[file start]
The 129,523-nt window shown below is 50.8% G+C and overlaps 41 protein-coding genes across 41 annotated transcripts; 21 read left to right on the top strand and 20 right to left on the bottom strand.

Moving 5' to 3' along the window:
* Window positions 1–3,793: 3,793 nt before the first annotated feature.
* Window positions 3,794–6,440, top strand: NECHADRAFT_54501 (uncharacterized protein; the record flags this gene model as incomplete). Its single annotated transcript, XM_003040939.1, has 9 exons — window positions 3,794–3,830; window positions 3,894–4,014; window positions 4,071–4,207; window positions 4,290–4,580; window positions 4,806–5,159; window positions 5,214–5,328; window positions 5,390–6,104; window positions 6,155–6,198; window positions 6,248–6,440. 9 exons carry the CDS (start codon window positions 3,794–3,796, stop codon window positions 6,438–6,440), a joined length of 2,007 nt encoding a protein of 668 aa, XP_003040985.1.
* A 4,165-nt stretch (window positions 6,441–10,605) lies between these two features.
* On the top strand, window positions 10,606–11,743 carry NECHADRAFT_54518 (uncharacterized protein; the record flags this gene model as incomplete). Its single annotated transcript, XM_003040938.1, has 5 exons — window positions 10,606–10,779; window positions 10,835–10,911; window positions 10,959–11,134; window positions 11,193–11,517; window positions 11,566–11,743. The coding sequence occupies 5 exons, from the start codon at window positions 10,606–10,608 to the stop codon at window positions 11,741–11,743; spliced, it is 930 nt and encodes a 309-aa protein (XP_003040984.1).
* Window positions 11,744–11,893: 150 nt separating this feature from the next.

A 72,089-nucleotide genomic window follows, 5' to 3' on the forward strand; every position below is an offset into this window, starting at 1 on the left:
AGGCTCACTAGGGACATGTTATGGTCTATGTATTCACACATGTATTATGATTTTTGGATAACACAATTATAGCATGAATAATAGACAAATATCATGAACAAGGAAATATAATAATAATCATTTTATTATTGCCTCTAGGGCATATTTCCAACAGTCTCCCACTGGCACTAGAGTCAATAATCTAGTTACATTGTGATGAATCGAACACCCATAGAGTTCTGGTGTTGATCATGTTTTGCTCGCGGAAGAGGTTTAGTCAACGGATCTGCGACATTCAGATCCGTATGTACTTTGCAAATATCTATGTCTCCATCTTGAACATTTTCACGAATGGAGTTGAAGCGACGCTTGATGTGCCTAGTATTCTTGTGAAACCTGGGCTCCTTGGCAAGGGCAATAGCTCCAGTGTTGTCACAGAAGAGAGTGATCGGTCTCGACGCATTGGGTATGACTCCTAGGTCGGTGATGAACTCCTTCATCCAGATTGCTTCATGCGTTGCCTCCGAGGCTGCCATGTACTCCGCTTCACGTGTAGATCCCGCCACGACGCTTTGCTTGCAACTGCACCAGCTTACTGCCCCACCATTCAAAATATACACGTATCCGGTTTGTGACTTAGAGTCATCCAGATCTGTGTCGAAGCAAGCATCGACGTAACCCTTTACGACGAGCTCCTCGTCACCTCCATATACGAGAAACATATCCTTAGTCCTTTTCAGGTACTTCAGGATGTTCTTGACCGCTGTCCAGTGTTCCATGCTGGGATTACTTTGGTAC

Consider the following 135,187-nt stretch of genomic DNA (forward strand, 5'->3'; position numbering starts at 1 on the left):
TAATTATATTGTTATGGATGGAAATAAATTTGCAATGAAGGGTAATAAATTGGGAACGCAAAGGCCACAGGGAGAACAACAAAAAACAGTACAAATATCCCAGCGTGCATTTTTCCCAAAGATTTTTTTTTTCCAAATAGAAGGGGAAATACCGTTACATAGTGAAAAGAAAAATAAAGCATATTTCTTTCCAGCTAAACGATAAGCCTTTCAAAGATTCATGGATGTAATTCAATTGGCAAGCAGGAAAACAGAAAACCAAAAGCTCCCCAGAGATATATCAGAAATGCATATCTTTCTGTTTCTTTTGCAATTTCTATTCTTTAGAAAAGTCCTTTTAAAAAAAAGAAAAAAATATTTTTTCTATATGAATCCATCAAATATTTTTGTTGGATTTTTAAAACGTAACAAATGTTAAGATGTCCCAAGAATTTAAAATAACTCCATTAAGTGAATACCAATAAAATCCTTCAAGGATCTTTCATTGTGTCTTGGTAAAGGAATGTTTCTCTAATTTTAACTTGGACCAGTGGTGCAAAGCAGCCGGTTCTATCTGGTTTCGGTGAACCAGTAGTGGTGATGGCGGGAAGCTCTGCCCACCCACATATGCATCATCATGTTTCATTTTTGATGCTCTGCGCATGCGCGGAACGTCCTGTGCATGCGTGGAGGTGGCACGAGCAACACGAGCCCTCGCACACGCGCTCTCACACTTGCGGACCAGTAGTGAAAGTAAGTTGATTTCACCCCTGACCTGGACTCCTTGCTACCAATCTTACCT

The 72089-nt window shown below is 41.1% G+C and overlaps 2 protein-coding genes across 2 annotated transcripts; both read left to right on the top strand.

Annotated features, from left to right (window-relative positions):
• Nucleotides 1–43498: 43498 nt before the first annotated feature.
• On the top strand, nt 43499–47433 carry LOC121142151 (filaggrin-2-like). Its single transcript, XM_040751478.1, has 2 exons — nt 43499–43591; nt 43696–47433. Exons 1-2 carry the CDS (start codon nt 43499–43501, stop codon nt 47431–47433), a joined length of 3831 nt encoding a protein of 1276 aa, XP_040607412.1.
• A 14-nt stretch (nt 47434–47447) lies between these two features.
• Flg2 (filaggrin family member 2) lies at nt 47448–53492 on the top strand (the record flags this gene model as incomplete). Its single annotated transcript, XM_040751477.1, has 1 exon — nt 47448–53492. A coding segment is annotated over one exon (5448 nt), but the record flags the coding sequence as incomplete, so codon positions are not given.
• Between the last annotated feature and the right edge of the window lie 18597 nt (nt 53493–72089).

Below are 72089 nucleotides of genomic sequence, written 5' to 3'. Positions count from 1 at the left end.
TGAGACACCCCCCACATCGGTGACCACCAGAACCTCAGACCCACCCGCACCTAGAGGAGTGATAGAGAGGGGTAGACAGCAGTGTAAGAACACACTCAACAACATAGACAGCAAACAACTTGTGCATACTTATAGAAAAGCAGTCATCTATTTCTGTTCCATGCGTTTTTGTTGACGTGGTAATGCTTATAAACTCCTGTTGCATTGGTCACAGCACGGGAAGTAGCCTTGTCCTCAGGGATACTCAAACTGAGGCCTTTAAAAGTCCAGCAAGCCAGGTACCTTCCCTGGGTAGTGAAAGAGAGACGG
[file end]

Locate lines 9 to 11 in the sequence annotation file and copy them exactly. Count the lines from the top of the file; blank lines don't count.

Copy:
AGGCTCACTAGGGACATGTTATGGTCTATGTATTCACACATGTATTATGATTTTTGGATAACACAATTATAGCATGAATAATAGACAAATATCATGAACAAGGAAATATAATAATAATCATTTTATTATTGCCTCTAGGGCATATTTCCAACAGTCTCCCACTGGCACTAGAGTCAATAATCTAGTTACATTGTGATGAATCGAACACCCATAGAGTTCTGGTGTTGATCATGTTTTGCTCGCGGAAGAGGTTTAGTCAACGGATCTGCGACATTCAGATCCGTATGTACTTTGCAAATATCTATGTCTCCATCTTGAACATTTTCACGAATGGAGTTGAAGCGACGCTTGATGTGCCTAGTATTCTTGTGAAACCTGGGCTCCTTGGCAAGGGCAATAGCTCCAGTGTTGTCACAGAAGAGAGTGATCGGTCTCGACGCATTGGGTATGACTCCTAGGTCGGTGATGAACTCCTTCATCCAGATTGCTTCATGCGTTGCCTCCGAGGCTGCCATGTACTCCGCTTCACGTGTAGATCCCGCCACGACGCTTTGCTTGCAACTGCACCAGCTTACTGCCCCACCATTCAAAATATACACGTATCCGGTTTGTGACTTAGAGTCATCCAGATCTGTGTCGAAGCAAGCATCGACGTAACCCTTTACGACGAGCTCCTCGTCACCTCCATATACGAGAAACATATCCTTAGTCCTTTTCAGGTACTTCAGGATGTTCTTGACCGCTGTCCAGTGTTCCATGCTGGGATTACTTTGGTAC

Consider the following 135,187-nt stretch of genomic DNA (forward strand, 5'->3'; position numbering starts at 1 on the left):
TAATTATATTGTTATGGATGGAAATAAATTTGCAATGAAGGGTAATAAATTGGGAACGCAAAGGCCACAGGGAGAACAACAAAAAACAGTACAAATATCCCAGCGTGCATTTTTCCCAAAGATTTTTTTTTTCCAAATAGAAGGGGAAATACCGTTACATAGTGAAAAGAAAAATAAAGCATATTTCTTTCCAGCTAAACGATAAGCCTTTCAAAGATTCATGGATGTAATTCAATTGGCAAGCAGGAAAACAGAAAACCAAAAGCTCCCCAGAGATATATCAGAAATGCATATCTTTCTGTTTCTTTTGCAATTTCTATTCTTTAGAAAAGTCCTTTTAAAAAAAAGAAAAAAATATTTTTTCTATATGAATCCATCAAATATTTTTGTTGGATTTTTAAAACGTAACAAATGTTAAGATGTCCCAAGAATTTAAAATAACTCCATTAAGTGAATACCAATAAAATCCTTCAAGGATCTTTCATTGTGTCTTGGTAAAGGAATGTTTCTCTAATTTTAACTTGGACCAGTGGTGCAAAGCAGCCGGTTCTATCTGGTTTCGGTGAACCAGTAGTGGTGATGGCGGGAAGCTCTGCCCACCCACATATGCATCATCATGTTTCATTTTTGATGCTCTGCGCATGCGCGGAACGTCCTGTGCATGCGTGGAGGTGGCACGAGCAACACGAGCCCTCGCACACGCGCTCTCACACTTGCGGACCAGTAGTGAAAGTAAGTTGATTTCACCCCTGACCTGGACTCCTTGCTACCAATCTTACCT